a plurality of discrete load carrying fibers applied to said first sheet of material in a pre-specified configuration, pre-selected configuration corresponding with a pattern defining high and low stress areas of said first sheet of material when said air bag is deployed such that a higher concentration of said discrete load carrying fibers are present in said high stress areas of said first layer of material for reinforcing said high stress areas of said first layer of material and more discrete fibers being present in said high areas than in said low stress areas of said first layer of material.
10. The air bag according to claim 9 further comprising a second sheet of material located over said first sheet of material and over said plurality of load carrying fibers to form said cavity having said single opening at said mouth of said air bag.
11. The air bag according to claim 10 further comprising an adhesive disposed between said first and second sheets of material.
12. The air bag according to claim 9 wherein, said plurality of load carrying fibers include a coating of adhesive.
Description

This is a continuation of U.S. patent application Ser. No. 08/236,964, filed May 2, 1994, now U.S. Pat. No. 5,501,259.

FIELD OF THE INVENTION

The present invention relates to a shock absorbing air bag. More particularly, the present invention relates to a single piece seamless air bag and a method of manufacturing the air bag.

BACKGROUND OF THE INVENTION

Air bag systems for protecting passengers to prevent injury to the human body during automobile collisions have been developed as far back as the mid 1960's. By the early 1970's, enough testing had been completed to prove the feasibility of the air bag and the current process and design standards were adopted. Air bag systems are now standard equipment in most of the new vehicles on sale today.

The air bag system comprises a sensor or a plurality of sensors for detecting a collision of the vehicle, a gas generator or inflator for expanding the air bag in response to a signal from a sensor, and an air bag expanded by the gas generator for absorbing any shock imposed on the passenger during the collision.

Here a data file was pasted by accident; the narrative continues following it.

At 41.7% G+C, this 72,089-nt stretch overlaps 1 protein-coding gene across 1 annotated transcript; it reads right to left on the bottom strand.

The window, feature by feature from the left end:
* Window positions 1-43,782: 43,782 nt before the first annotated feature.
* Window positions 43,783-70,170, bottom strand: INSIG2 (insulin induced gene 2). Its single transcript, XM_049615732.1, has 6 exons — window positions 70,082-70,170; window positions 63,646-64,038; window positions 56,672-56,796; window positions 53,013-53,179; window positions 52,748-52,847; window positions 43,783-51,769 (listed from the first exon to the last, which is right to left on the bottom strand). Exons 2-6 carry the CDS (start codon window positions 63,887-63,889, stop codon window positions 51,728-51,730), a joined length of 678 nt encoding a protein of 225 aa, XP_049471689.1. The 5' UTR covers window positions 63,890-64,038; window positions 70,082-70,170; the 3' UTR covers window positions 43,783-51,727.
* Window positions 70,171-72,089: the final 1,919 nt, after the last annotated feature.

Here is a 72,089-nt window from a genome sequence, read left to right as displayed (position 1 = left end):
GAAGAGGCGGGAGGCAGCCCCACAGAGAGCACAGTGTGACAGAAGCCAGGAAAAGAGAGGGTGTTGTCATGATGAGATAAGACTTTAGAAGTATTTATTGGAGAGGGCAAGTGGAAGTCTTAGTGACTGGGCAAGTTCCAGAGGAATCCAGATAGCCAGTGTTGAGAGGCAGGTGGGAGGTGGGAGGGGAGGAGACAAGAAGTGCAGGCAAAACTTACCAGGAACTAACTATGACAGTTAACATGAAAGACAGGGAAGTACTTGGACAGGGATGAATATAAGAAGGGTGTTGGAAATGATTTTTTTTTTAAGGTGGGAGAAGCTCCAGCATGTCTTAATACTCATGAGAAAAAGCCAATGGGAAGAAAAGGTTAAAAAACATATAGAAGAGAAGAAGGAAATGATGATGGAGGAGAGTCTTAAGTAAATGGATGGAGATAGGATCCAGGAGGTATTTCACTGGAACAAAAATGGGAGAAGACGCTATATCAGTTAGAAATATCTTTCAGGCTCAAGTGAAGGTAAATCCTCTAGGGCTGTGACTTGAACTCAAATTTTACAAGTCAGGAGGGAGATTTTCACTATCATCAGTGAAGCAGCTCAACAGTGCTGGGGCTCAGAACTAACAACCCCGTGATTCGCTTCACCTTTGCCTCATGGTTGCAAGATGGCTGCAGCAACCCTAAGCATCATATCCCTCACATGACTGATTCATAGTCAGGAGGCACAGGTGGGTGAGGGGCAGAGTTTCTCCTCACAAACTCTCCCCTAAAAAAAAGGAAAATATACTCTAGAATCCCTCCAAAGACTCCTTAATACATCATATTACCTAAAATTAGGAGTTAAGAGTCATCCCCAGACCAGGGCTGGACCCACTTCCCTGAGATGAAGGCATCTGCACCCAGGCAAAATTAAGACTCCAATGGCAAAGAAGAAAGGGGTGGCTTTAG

The air bag has a hollow portion for receiving the gas, an opening for attachment of the gas generator, and a mechanism for venting of the gas from the air bag after expansion to provide the collapse of the air bag and the cushioning of the passenger. Various designs of venting mechanisms have been developed which include a vent hole and/or the use of the permeability of the fabric of the air bag. In order to partially or fully restrict the permeability of the fabric of the air bag and for the reinforcements of the stitched portions of the seams of the air bag, a coating may be provided on the fabric of the air bag.

The prior art manufacture of air bags normally involves initially preparing a woven fabric utilizing a high strength synthetic fiber; cutting two or more pieces of this woven fabric into specific shapes; binding, sewing or gluing the peripheral edges of the various pieces of woven fabric together; and subsequently providing the opening for attaching the gas generator and providing for the gas ventilating mechanism. Once manufactured, these bags are assembled to the gas generator, packaged and shipped to the automotive assembly plants for assembly into the finished vehicle.